I described this story as “embarrassing” because no one was fooled by such antics. One would think that, given how hard it is to hide information in our times, that spoilt military brats would be more sophisticated about their coup-d’états; but alas, they pull the same old-school moves. It all looks like Keystone Cops, except it is real life.

What’s exasperating is that it continues to happen. Similar events, both tragic and encouraging, unfolded in Sudan, where a delayed outburst of the Arab Spring was on course to deliver a democratic civilian government last year.

In October, a general seized power, triggering a fresh wave of protests. The year ended with the protestors still on the streets, facing down a military government that isn’t unwilling to use force to quell them. As it happens, this is a province in which they already, sadly, have some experience, thanks to regime of Omar al-Bashir, which they overthrew with relentless protest and blood.

The final major African storyline of 2021, which I left for last to underscore its relative unimportance to us, though many in the West wished we could give it pre-eminence, was Covid-19. In short, the famous virus continued to behave as if we don’t exist, while we gladly returned the favour.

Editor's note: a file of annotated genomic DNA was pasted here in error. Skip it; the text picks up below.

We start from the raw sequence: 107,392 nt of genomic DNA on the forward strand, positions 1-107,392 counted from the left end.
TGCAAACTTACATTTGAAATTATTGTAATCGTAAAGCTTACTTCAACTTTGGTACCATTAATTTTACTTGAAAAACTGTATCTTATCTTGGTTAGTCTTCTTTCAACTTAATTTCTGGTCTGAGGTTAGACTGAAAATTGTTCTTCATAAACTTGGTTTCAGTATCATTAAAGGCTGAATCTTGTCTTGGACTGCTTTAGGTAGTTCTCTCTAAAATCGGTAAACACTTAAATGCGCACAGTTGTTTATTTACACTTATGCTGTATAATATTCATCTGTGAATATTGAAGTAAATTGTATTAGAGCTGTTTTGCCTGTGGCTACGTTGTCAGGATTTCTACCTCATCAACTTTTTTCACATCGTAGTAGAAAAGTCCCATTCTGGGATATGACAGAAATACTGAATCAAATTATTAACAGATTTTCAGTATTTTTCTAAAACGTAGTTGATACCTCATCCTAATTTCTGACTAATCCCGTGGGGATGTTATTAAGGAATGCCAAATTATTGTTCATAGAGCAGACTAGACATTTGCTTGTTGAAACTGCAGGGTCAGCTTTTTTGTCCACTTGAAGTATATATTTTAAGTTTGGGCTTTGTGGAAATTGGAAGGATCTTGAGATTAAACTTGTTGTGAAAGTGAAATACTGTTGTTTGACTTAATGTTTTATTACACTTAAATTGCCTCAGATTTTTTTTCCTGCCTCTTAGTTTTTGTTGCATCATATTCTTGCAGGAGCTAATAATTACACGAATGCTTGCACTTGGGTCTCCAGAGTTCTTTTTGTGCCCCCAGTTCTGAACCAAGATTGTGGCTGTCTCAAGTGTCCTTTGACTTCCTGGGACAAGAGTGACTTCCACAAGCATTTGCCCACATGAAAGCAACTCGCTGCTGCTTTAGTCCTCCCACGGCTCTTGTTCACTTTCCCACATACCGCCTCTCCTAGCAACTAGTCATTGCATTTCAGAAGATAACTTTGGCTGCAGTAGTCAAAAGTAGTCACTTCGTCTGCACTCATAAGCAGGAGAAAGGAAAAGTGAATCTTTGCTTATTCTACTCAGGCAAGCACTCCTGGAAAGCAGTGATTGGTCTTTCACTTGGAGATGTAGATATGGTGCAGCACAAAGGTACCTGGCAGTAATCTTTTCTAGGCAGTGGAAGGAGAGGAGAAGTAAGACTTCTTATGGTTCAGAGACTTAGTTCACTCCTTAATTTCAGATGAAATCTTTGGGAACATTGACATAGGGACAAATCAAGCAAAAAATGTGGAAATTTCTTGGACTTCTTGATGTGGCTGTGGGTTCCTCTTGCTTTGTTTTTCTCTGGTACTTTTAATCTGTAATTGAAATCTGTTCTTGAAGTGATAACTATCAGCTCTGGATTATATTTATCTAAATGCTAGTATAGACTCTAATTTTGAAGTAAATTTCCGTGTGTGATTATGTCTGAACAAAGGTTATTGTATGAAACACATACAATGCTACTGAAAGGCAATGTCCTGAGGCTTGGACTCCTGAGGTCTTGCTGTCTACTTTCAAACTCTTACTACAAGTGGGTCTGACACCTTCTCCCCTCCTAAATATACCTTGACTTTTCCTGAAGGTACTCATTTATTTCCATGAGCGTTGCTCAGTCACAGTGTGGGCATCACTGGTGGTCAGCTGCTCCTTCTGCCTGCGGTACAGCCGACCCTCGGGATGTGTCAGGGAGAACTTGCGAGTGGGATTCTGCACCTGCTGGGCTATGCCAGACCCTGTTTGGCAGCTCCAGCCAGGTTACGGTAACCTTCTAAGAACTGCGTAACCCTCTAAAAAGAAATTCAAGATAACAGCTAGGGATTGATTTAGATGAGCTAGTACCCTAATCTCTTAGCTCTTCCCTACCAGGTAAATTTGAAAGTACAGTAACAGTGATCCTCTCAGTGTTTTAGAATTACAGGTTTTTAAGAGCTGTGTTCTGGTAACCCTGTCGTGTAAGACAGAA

South African scientists were the first to sequence and identify Omicron, the latest variant, leading the world to wring its collective hands and, in a comical show of its own prejudice, attempt a futile quarantine of the entire continent (as I said above, Africa is a huge place). Omicron followed its predecessors in pretending we don’t exist to the mortification of the Western media.

While on this topic, I must also point out that the reactions of African governments to the pandemic have mirrored the state of local democracy. I can think of no starker contrast than that between Kenya and Uganda, which are very close neighbours, whose people are quite alike, and with both of whom I am familiar.